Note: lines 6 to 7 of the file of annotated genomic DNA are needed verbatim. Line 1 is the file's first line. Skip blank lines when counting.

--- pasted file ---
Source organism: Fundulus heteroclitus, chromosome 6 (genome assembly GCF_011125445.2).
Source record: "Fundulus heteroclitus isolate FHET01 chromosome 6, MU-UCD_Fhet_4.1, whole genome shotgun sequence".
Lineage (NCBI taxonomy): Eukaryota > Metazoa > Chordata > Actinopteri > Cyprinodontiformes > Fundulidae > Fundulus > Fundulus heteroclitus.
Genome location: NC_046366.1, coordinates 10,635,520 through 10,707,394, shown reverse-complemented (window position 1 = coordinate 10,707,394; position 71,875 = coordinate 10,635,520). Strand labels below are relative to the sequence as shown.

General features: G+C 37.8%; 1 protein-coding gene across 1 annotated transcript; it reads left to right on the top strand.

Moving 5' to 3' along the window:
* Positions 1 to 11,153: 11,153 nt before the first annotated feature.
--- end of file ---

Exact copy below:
Moving 5' to 3' along the window:
* Positions 1 to 11,153: 11,153 nt before the first annotated feature.